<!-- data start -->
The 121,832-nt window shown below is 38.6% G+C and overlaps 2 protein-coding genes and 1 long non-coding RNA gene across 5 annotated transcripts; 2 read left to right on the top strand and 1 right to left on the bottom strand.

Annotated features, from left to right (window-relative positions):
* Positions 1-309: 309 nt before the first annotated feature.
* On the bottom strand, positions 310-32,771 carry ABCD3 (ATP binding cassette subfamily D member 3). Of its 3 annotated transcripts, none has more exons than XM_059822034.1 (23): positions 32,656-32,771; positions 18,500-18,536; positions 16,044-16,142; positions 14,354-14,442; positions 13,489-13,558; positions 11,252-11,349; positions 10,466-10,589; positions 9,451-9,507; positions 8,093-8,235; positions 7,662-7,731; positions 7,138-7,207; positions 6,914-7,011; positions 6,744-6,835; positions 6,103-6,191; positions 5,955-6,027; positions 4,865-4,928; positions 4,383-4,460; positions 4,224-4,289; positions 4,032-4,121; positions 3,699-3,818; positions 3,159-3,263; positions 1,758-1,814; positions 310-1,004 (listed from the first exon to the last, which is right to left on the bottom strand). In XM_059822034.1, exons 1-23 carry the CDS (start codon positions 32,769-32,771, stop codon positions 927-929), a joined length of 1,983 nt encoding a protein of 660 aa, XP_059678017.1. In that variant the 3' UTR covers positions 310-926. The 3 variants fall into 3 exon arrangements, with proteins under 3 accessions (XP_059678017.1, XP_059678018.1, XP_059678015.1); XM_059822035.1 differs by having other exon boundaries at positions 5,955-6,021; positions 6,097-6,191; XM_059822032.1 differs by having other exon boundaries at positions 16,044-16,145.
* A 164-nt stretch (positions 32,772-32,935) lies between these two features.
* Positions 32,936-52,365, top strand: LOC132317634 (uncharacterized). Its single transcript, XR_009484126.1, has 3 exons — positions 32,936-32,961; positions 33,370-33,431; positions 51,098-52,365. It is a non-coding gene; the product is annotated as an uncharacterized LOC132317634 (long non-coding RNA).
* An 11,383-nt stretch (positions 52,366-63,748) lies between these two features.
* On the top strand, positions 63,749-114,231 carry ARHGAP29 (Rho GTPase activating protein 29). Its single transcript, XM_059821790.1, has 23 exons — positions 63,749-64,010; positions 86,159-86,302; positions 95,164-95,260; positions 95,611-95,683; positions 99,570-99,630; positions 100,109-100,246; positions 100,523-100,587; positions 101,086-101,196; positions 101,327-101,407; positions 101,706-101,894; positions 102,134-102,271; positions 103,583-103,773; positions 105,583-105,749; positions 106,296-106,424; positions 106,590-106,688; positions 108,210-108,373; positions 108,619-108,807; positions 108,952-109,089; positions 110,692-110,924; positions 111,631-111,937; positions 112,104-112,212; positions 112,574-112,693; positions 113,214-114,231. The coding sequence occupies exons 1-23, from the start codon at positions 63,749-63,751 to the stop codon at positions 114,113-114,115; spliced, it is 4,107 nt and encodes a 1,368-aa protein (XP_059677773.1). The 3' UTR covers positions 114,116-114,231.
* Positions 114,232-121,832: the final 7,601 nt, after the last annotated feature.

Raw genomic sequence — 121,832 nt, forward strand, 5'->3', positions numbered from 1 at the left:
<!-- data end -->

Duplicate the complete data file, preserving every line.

The 121,832-nt window shown below is 38.6% G+C and overlaps 2 protein-coding genes and 1 long non-coding RNA gene across 5 annotated transcripts; 2 read left to right on the top strand and 1 right to left on the bottom strand.

Annotated features, from left to right (window-relative positions):
* Positions 1-309: 309 nt before the first annotated feature.
* On the bottom strand, positions 310-32,771 carry ABCD3 (ATP binding cassette subfamily D member 3). Of its 3 annotated transcripts, none has more exons than XM_059822034.1 (23): positions 32,656-32,771; positions 18,500-18,536; positions 16,044-16,142; positions 14,354-14,442; positions 13,489-13,558; positions 11,252-11,349; positions 10,466-10,589; positions 9,451-9,507; positions 8,093-8,235; positions 7,662-7,731; positions 7,138-7,207; positions 6,914-7,011; positions 6,744-6,835; positions 6,103-6,191; positions 5,955-6,027; positions 4,865-4,928; positions 4,383-4,460; positions 4,224-4,289; positions 4,032-4,121; positions 3,699-3,818; positions 3,159-3,263; positions 1,758-1,814; positions 310-1,004 (listed from the first exon to the last, which is right to left on the bottom strand). In XM_059822034.1, exons 1-23 carry the CDS (start codon positions 32,769-32,771, stop codon positions 927-929), a joined length of 1,983 nt encoding a protein of 660 aa, XP_059678017.1. In that variant the 3' UTR covers positions 310-926. The 3 variants fall into 3 exon arrangements, with proteins under 3 accessions (XP_059678017.1, XP_059678018.1, XP_059678015.1); XM_059822035.1 differs by having other exon boundaries at positions 5,955-6,021; positions 6,097-6,191; XM_059822032.1 differs by having other exon boundaries at positions 16,044-16,145.
* A 164-nt stretch (positions 32,772-32,935) lies between these two features.
* Positions 32,936-52,365, top strand: LOC132317634 (uncharacterized). Its single transcript, XR_009484126.1, has 3 exons — positions 32,936-32,961; positions 33,370-33,431; positions 51,098-52,365. It is a non-coding gene; the product is annotated as an uncharacterized LOC132317634 (long non-coding RNA).
* An 11,383-nt stretch (positions 52,366-63,748) lies between these two features.
* On the top strand, positions 63,749-114,231 carry ARHGAP29 (Rho GTPase activating protein 29). Its single transcript, XM_059821790.1, has 23 exons — positions 63,749-64,010; positions 86,159-86,302; positions 95,164-95,260; positions 95,611-95,683; positions 99,570-99,630; positions 100,109-100,246; positions 100,523-100,587; positions 101,086-101,196; positions 101,327-101,407; positions 101,706-101,894; positions 102,134-102,271; positions 103,583-103,773; positions 105,583-105,749; positions 106,296-106,424; positions 106,590-106,688; positions 108,210-108,373; positions 108,619-108,807; positions 108,952-109,089; positions 110,692-110,924; positions 111,631-111,937; positions 112,104-112,212; positions 112,574-112,693; positions 113,214-114,231. The coding sequence occupies exons 1-23, from the start codon at positions 63,749-63,751 to the stop codon at positions 114,113-114,115; spliced, it is 4,107 nt and encodes a 1,368-aa protein (XP_059677773.1). The 3' UTR covers positions 114,116-114,231.
* Positions 114,232-121,832: the final 7,601 nt, after the last annotated feature.

Raw genomic sequence — 121,832 nt, forward strand, 5'->3', positions numbered from 1 at the left: